I recently studied לך-לך (Lech Lecha) in the Torah class in school and we read the part that G-d says to Abraham that "anyone who curses you will be cursed, and anyone who blesses you will be blessed". This part doesn't just refer to Abraham but to Am Israel. If this is the case, why do Ayin Hara (evil eye) affects us? Shouldn't it bounce back?
Ayin Hara can be considered as the result of one's flaunting ones good fortune. It can also be considered as the result of an individual having is own judgment reconsidered.
“Evil eye” is known as “ayin hara” in Judaism. It is a real force, mentioned many times in the Talmud and Kabbalistic works (e.g. Talmud Brachot 20a, 55b).
The concept behind it is actually rather straightforward. If we flaunt our blessings and draw undue attention to ourselves, it invokes the jealous notice of others. Drawing such negative attention also draws the notice of the Heavenly court. And it causes our judgment to be revisited: Do we really deserve this blessing which has engendered the ill-will of so many others?
Thus, in the eyes of Judaism, “evil eye” is not some spooky, nebulous force which goes about attacking the unsuspecting. It is a logical phenomenon – and for the most part, the result of our own indiscreet behavior.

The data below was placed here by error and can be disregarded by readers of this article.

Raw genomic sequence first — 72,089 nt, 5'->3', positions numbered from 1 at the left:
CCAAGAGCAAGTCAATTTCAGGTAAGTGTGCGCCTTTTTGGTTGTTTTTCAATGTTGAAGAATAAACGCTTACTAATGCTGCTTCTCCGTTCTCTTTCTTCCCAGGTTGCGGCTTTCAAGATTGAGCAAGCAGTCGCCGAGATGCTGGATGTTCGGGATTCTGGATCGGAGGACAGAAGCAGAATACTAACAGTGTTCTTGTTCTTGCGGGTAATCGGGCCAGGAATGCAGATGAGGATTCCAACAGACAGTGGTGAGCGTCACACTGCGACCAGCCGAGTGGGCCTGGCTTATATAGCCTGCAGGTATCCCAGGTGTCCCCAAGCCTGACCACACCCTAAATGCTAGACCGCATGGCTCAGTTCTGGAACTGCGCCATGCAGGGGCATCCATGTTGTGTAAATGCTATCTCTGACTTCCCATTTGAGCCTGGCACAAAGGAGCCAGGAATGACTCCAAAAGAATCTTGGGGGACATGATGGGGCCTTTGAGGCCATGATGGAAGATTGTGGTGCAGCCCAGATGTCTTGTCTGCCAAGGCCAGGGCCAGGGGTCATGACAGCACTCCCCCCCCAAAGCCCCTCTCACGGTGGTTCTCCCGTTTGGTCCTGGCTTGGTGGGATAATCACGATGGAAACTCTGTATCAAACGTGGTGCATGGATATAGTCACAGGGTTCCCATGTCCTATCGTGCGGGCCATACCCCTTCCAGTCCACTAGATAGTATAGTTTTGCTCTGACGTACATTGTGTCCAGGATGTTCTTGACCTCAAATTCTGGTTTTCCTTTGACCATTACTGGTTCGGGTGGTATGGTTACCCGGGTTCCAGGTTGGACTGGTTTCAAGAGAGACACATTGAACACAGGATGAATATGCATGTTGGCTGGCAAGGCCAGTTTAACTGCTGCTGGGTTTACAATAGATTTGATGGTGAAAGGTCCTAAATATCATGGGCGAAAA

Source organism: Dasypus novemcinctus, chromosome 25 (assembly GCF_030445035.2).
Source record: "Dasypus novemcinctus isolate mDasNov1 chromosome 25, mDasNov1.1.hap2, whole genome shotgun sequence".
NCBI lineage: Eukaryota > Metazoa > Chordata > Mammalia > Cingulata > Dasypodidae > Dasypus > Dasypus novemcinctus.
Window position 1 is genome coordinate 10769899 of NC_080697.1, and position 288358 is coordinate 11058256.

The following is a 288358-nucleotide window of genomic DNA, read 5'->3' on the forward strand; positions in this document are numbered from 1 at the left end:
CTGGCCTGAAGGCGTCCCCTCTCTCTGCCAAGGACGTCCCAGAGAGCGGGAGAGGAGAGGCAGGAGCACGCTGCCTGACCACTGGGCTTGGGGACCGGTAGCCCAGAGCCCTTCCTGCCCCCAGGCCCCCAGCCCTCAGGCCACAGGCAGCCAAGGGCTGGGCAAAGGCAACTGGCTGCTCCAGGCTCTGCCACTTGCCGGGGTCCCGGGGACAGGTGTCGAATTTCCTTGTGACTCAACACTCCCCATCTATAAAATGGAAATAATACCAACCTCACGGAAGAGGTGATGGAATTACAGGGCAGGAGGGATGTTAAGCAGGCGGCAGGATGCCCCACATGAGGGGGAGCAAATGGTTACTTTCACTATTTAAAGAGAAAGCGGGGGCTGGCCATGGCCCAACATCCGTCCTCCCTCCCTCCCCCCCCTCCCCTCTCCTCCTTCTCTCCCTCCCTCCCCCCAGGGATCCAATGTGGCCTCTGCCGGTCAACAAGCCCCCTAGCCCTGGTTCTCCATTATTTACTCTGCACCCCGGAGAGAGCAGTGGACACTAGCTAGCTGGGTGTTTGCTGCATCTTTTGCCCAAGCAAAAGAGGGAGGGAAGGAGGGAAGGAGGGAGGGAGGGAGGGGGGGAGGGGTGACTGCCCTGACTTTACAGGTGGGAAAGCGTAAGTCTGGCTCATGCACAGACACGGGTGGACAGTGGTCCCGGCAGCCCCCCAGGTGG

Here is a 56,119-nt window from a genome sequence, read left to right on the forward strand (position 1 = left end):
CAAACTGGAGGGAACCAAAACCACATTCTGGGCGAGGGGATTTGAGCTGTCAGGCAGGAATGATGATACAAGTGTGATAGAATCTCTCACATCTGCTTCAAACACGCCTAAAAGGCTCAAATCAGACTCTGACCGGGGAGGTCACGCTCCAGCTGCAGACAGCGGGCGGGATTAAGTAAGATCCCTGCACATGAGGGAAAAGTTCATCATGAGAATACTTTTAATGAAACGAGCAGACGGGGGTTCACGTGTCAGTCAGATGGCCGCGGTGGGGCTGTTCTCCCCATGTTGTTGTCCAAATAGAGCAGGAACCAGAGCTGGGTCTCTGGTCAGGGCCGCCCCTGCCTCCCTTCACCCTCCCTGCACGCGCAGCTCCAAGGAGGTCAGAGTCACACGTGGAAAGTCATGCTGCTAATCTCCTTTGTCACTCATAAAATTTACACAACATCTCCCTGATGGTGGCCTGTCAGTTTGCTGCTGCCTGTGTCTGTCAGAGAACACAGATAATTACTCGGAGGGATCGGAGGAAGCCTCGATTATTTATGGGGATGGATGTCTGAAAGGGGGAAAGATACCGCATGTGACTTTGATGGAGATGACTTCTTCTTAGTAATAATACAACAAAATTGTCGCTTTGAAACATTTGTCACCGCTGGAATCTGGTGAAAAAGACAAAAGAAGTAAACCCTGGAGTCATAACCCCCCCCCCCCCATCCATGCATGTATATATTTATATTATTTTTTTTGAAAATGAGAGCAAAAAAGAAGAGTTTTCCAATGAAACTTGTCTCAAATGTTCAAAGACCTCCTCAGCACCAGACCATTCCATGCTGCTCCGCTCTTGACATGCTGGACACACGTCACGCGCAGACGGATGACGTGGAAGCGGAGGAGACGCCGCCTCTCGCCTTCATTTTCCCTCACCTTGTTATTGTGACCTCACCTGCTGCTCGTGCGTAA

The Talmud (Brachot 20b) does observe that one who does not covet what others have is less susceptible to the evil eye himself. He himself does not look askance at others’ blessings. As a result, the jealous stares of others will not affect him. Likewise, Joseph, who refused his master’s wife’s advances and did not covet that which was not his, became immune to the effects of the evil eye – as did his descendants for all time.
Regardless, when things go wrong, our general approach is not to blame it on invisible forces such as the evil eye – although of course we should always be wary of flaunting our blessings. Rather, we should take it as a sign from God to improve our ways. The Talmud writes that when suffering is visited upon us we should examine our ways (Brachot 5a). When things go wrong, our first reaction should be to turn to God and attempt to determine His message for us – as well as praying to Him for illumination. Before blaming our problems on mysterious forces, we look up to Heaven to help us.